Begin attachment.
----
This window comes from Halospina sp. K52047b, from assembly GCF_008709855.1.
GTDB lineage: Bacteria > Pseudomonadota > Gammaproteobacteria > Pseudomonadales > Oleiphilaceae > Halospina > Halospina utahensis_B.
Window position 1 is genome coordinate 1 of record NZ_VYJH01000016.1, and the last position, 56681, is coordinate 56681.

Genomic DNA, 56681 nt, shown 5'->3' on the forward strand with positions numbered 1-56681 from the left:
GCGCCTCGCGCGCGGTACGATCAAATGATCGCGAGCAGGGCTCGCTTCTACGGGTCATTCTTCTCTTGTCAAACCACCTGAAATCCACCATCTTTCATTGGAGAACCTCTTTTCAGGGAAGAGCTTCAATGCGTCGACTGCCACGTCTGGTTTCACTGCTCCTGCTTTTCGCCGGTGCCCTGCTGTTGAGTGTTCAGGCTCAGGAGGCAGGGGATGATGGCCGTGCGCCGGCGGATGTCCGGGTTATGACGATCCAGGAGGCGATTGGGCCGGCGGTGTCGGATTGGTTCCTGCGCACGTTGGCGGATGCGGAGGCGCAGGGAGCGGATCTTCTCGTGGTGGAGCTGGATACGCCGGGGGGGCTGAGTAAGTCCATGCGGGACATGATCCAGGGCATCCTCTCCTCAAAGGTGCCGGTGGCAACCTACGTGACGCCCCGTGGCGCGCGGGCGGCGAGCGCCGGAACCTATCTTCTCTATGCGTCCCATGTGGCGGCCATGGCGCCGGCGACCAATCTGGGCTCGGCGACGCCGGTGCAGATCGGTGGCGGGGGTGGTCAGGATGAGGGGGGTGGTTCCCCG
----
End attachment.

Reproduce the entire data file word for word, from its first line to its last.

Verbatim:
This window comes from Halospina sp. K52047b, from assembly GCF_008709855.1.
GTDB lineage: Bacteria > Pseudomonadota > Gammaproteobacteria > Pseudomonadales > Oleiphilaceae > Halospina > Halospina utahensis_B.
Window position 1 is genome coordinate 1 of record NZ_VYJH01000016.1, and the last position, 56681, is coordinate 56681.

Genomic DNA, 56681 nt, shown 5'->3' on the forward strand with positions numbered 1-56681 from the left:
GCGCCTCGCGCGCGGTACGATCAAATGATCGCGAGCAGGGCTCGCTTCTACGGGTCATTCTTCTCTTGTCAAACCACCTGAAATCCACCATCTTTCATTGGAGAACCTCTTTTCAGGGAAGAGCTTCAATGCGTCGACTGCCACGTCTGGTTTCACTGCTCCTGCTTTTCGCCGGTGCCCTGCTGTTGAGTGTTCAGGCTCAGGAGGCAGGGGATGATGGCCGTGCGCCGGCGGATGTCCGGGTTATGACGATCCAGGAGGCGATTGGGCCGGCGGTGTCGGATTGGTTCCTGCGCACGTTGGCGGATGCGGAGGCGCAGGGAGCGGATCTTCTCGTGGTGGAGCTGGATACGCCGGGGGGGCTGAGTAAGTCCATGCGGGACATGATCCAGGGCATCCTCTCCTCAAAGGTGCCGGTGGCAACCTACGTGACGCCCCGTGGCGCGCGGGCGGCGAGCGCCGGAACCTATCTTCTCTATGCGTCCCATGTGGCGGCCATGGCGCCGGCGACCAATCTGGGCTCGGCGACGCCGGTGCAGATCGGTGGCGGGGGTGGTCAGGATGAGGGGGGTGGTTCCCCG